Here's how far the Federal Election Commission has sunk in failing to carry out its job of overseeing the rules of presidential and congressional campaign finance.
Barring a highly unlikely turn of events, a sort of line of shame will be crossed in three months: For the first time, responsibility for enforcing the laws regulating money in federal politics will essentially pass to the citizenry, sidelining the agency created to do the work.
The FEC has not had enough commissioners to do any substantive business for almost all the past year, a consequence of the partisan deadlock over campaign finance regulation. Odds are scant any new members will be confirmed until after January's inauguration. And right around then, a dispute will have been gathering dust for so long at the FEC that the case can be moved to federal court.
While FEC decisions can be appealed to federal judges, this looms as the first time in the agency's 46-year history when a campaign finance dispute would start at the courthouse.
The Campaign Legal Center, a money-in-politics watchdog, filed a complaint against a political nonprofit called Iowa Values, which has helped promote the re-election campaign of Republican Sen. Joni Ernst. The CLC believes the organization has violated federal campaign finance law by not registering with the FEC and not filing regular reports showing who has donated to the group and how those funds are being spent. Others have complained that Ernst's campaign has illegally coordinated its efforts with the so-called dark money group.The group filed papers with the FEC in December asking for an investigation. But no action has ever been taken, because it takes four commissioners to consider the matter and there have been only three on the job for 12 of the past 13 months.
Last week, a federal judge invoked a wrinkle in federal law providing that, if the FEC sits on its hands and doesn't do its job for long enough, private individuals have the power to pursue alleged campaign finance scofflaws through the courts. In what's termed a default judgment, Judge Royce Lamberth told the agency to do something with the case by Jan. 12 — or else stand aside as the CLC takes Iowa Values to court on its own.
"It's really unfortunate that we are weeks away from a federal election and the agency tasked with oversight of campaign finance laws lacks a quorum to do its job," said CLC attorney Erin Chlopak, who is handling the Iowa Values lawsuit.
Previously, the private cause of action provision in federal law has been invoked by groups that filed complaints with the FEC and were not happy with its decision, which over the past decade has more often than not been to dismiss the matter.
The case took a strange twist two days after the judge's ruling, when the Justice Department asked Lamberth to reverse himself and dismiss the case on the grounds the watchdog group lacks legal standing to sue. What makes the filing strange is that the FEC is an independent agency with its own legal staff, and Justice attorneys admitted in their filing that they don't represent the FEC.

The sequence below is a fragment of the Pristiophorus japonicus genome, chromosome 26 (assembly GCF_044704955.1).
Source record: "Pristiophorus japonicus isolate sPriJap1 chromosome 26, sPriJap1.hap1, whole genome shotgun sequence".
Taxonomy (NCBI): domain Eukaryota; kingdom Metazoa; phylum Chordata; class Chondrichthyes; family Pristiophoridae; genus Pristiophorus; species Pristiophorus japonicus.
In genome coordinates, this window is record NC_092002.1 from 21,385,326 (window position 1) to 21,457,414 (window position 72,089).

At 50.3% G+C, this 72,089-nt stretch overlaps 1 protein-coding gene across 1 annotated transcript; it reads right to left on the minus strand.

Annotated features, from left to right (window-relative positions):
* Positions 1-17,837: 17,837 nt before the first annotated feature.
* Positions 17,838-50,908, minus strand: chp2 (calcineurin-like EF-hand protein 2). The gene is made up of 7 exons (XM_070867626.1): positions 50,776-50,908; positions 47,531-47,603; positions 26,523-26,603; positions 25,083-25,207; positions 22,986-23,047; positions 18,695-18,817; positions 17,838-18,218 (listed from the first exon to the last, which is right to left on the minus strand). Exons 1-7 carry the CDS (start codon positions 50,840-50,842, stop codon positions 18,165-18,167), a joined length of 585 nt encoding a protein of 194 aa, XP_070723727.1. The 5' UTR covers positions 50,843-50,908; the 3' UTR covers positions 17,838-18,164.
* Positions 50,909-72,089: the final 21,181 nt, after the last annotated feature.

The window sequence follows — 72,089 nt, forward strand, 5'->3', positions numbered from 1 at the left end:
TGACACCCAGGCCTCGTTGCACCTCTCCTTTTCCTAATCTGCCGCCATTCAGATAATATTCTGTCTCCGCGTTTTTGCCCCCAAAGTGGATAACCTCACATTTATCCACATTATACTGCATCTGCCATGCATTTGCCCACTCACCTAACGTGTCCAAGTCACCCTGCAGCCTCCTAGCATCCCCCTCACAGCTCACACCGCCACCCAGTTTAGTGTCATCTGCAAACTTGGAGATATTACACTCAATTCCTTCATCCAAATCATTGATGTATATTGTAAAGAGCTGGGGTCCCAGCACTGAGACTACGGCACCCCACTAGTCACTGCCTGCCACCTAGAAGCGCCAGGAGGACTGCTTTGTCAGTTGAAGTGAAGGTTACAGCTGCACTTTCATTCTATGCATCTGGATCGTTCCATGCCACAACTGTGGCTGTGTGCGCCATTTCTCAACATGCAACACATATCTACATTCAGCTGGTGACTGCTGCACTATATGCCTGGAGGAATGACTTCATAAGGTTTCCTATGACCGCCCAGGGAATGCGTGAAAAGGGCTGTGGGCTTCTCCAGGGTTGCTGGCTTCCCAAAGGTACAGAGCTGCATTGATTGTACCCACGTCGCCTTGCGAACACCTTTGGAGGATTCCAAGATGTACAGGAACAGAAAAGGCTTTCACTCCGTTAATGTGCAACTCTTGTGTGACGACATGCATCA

"It is notable that DOJ is inserting itself into this lawsuit, the underlying allegations of which concern apparent campaign finance violations by a political ally of the president," said Chlopak.
Ernst has been a stalwart ally of President Trump. She's in a tossup fight for a second term against Democratic businesswoman Theresa Greenfield. Even if she loses, the importance of the case to the cause of campaign finance regulation will not fade.
The Campaign Legal Center has filed three other federal lawsuits this year hoping to push the FEC to act on its complaints. A judge is expected to rule soon in the group's favor in one of them. Brought two years ago, it alleges that a group called the 45Committee spent $22 million on advertising, consultants and other expenses in support of Donald Trump and attacking Hillary Clinton in the last presidential campaign without registering as a political committee and reporting its donors and spending.
The FEC also has not taken action on a complaint filed in 2015 regarding the Right to Rise Super PAC, established to support then-Gov. Jeb Bush of Florida's presidential bid. The lawsuit in that case says the "prolonged inaction has fostered a Wild West atmosphere in the financing of campaigns for federal office allowing wealthy donors, including corporations and unions, to sidestep (federal election law) contribution limits and disclosure requirements."
Trey Trainor, who joined the FEC this spring as Trump's lone nominee, issued a lengthy statement in August on the "dangers of procedural dysfunction" at the agency, in which he argued that the attempts by CLC and other groups to bring private actions were an unwelcome development.
"A dangerous paradigm shift is happening in federal campaign finance law that is threatening Americans' free speech rights," he wrote. "Outside groups," he said, "are "seeking private enforcement of the federal campaign finance laws and using the courts to get their preferred policy positions enacted."
The FEC has not had a full complement of members since March 2017. It did not have the four needed for a quorum between August 2019 and May, when the Senate confirmed Trainor. But a week after the first meeting in months, in June, Commissioner Caroline Hunter resigned and the panel was shorthanded again.
Trump immediately promised to nominate conservative attorney Allen Dickerson as her replacement, but the Senate did not even receive the paperwork until last month. No hearing has been scheduled, and Democrats have vowed to do what they can to stall confirmation unless nominees to fill the other vacancies are forwarded as well.
In the meantime, several hundred unresolved complaints of campaign finance law violations continue to pile up in FEC offices.
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